At the Verso blog, political philosopher Peter Hallward reflects on the notion of the “people’s will” in the context of the Brexit drama in the UK. As Hallward notes, many of those who oppose holding another vote claim that doing so would violate the people’s will as expressed by the first vote. But Hallward turns to Rousseau to argue that the people’s will is a more nuanced and complex thing than such opponents would have you believe. Here’s an excerpt:
Rousseau’s explanation of this point goes to the heart of our current debate. Popular ‘sovereignty, which is only the exercise of the general will, is, like it, free’, he said, and ‘every act of sovereignty, like every instant of its existence, is absolute, independent of the one that precedes it; the sovereign never acts because it willed [in the past,] but because it wills ’, in the present. And though we can trust such a general will to pursue what its members see as their common interest, Rousseau added, there is a big difference between situations that actively empower a well-informed ‘community of equals’ to see such things as clearly and freely as possible, and situations in which all forms of ‘public deliberation’ are systematically distorted by the influence of the rich and powerful, and by the means of communication they control.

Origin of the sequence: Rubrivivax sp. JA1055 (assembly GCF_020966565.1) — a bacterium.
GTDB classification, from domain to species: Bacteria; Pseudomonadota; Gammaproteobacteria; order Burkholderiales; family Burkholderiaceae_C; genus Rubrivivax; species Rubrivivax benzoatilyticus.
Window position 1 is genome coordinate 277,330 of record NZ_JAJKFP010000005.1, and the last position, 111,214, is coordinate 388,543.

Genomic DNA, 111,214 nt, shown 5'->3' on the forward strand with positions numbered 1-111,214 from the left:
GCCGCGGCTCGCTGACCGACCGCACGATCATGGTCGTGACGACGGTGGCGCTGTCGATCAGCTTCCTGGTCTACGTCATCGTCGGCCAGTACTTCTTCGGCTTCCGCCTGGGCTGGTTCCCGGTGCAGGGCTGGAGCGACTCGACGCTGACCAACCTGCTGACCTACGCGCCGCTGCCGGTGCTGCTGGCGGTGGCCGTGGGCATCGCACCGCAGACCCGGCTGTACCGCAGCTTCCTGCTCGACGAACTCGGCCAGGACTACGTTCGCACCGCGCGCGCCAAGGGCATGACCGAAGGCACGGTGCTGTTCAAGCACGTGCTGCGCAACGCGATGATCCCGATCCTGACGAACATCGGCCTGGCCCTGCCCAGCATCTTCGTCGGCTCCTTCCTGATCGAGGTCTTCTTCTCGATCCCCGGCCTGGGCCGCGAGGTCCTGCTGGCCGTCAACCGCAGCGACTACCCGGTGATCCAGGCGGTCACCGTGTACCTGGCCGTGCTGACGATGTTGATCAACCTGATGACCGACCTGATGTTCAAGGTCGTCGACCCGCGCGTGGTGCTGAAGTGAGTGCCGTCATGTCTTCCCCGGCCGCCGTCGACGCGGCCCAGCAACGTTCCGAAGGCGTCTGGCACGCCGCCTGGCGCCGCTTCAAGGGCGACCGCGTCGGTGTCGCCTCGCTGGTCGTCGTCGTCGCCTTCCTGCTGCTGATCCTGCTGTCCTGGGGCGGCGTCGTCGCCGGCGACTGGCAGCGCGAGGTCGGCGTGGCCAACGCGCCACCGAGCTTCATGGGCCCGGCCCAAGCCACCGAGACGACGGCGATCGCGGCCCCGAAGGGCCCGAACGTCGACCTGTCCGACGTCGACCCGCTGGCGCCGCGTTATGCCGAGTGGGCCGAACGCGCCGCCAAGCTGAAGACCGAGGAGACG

It still makes perfectly good sense, at least outside conservative circles, to equate popular sovereignty with the will of the people. Anyone who does so, though, should remember that a will can never just be decided once and for all, and that everything depends on its actual and ongoing means for arriving at a decision, and for pursuing its consequences. A will is never done and dusted. To will something is precisely to keep on willing it, here and now, and so also on into the future that might thereby come to pass. Whether it be individual or collective, a will can certainly remain clear and commanding, but only if it indeed remains so, in the present.
Yes, we know that a slim majority of British voters wanted to leave the EU in 2016, even if they wanted this for wildly divergent reasons. Majority rule is as good a way as any of deciding such questions. But do we know whether most of us still want to leave today, now that there are several concrete options to consider, and now that we know a good deal more about the likely pros and cons that they each entail? No, we don’t. If we care about the answer to this question we should ask it directly, and resist the urge to rush the response.